Lane Hartill, 202-640-6608 (W), 202-294-9700 (M)
WESTPORT, Conn. (July 20, 2011) — Hundreds of thousands of Somali children are severely and acutely malnourished inside Somalia and are in dire need of help, Save the Children warned after the UN declared a famine in parts of the drought-afflicted nation.
Figures released by the United Nations today show that famine is gripping two areas of south-central Somalia — Lower Shabelle and Bakool. Up to half of children in the worst affected areas suffer from acute malnutrition. In some areas of Somalia, death rates are 10 times higher than the threshold for declaring a famine (2 people per 10,000).
Some 2.85 million Somalis face a food crisis, according to analysis by the Nairobi-based Food Security and Nutrition Analysis Unit for Somalia. That’s up from 2.4 million reported in January. The majority of those people are in the south. In a country where the majority of the population is farmers, in some places, 85 percent of livestock has died and those remaining are emaciated.
Save the Children believes that without urgent action, the famine may spread into parts of Puntland, a region in northern Somalia, with devastating impact on children and their families. Save the Children is scaling up its feeding of malnourished children in south central Somalia and Puntland. In Puntland, the number of malnourished children visiting Save the Children’s clinics has almost doubled in the past six months.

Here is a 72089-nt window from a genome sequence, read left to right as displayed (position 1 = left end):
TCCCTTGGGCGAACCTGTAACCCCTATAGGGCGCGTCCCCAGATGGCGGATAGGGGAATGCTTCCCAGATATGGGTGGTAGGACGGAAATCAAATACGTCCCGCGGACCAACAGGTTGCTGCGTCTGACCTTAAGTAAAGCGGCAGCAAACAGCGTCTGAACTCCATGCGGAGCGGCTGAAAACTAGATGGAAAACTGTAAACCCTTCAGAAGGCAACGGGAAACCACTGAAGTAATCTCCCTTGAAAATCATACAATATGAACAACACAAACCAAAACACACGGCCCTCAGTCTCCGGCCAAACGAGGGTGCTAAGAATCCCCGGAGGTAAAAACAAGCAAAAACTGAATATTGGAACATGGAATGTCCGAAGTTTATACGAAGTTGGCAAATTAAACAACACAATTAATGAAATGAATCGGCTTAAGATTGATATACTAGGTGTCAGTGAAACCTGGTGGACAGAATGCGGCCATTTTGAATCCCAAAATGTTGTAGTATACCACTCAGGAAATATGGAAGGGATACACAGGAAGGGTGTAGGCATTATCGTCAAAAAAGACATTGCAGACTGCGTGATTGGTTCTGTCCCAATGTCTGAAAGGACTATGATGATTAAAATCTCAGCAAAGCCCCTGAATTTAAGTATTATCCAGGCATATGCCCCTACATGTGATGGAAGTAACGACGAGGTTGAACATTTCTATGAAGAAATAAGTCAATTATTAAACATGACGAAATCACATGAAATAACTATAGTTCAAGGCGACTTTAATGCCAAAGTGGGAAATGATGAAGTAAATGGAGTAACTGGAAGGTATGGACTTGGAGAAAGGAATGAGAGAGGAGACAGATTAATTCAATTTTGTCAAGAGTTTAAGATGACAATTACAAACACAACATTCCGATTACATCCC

The crisis has been sparked by a combination of conflict, escalating food prices and failed rains. For weeks, thousands of Somalis have been flooding across the border into Kenya and Ethiopia. Many Somalis arrive exhausted and accompanied by severely malnourished children.
Duncan Harvey, Save the Children’s country director in Ethiopia, says that children fleeing the drought in Somalia who arrive in Ethiopia are deeply affected by what they’ve seen.
“Children who have experienced harrowing loss, hunger and thirst — not to mention, in some cases, violence and separation — now sit forlornly, contemplating their surroundings in silence,” he said. “These may be the lucky ones. We are alarmed by the appallingly high levels of malnutrition in Somalia being reported today. Only an immediate and dramatic increase in international aid can now avert a catastrophe in many parts of Somalia. Quite simply, many thousands will die if we do not act immediately.”
Ben Foot, Save the Children’s Somalia country director says: “This declaration of famine has to be a wake-up call for the international community. At the moment, we simply don’t have enough funds to meet the scale of the needs in Somalia. If we are to save children’s lives over the coming weeks, then we simply have to step up humanitarian activities on a massive scale.”
Save the Children is aiming to reach half a million of the most vulnerable children and their families with vital help, including food aid, nutritional support, water and health care.
Ben Foot continued: “In 1992, famine hit Somalia and 200,000 people died. We are not yet at that crisis point, but unless we act rapidly, many children could lose their lives over the coming months.”
Save the Children is the leading, independent organization that creates lasting change for children in need in the United States and around the world. Follow us on Twitter and Facebook.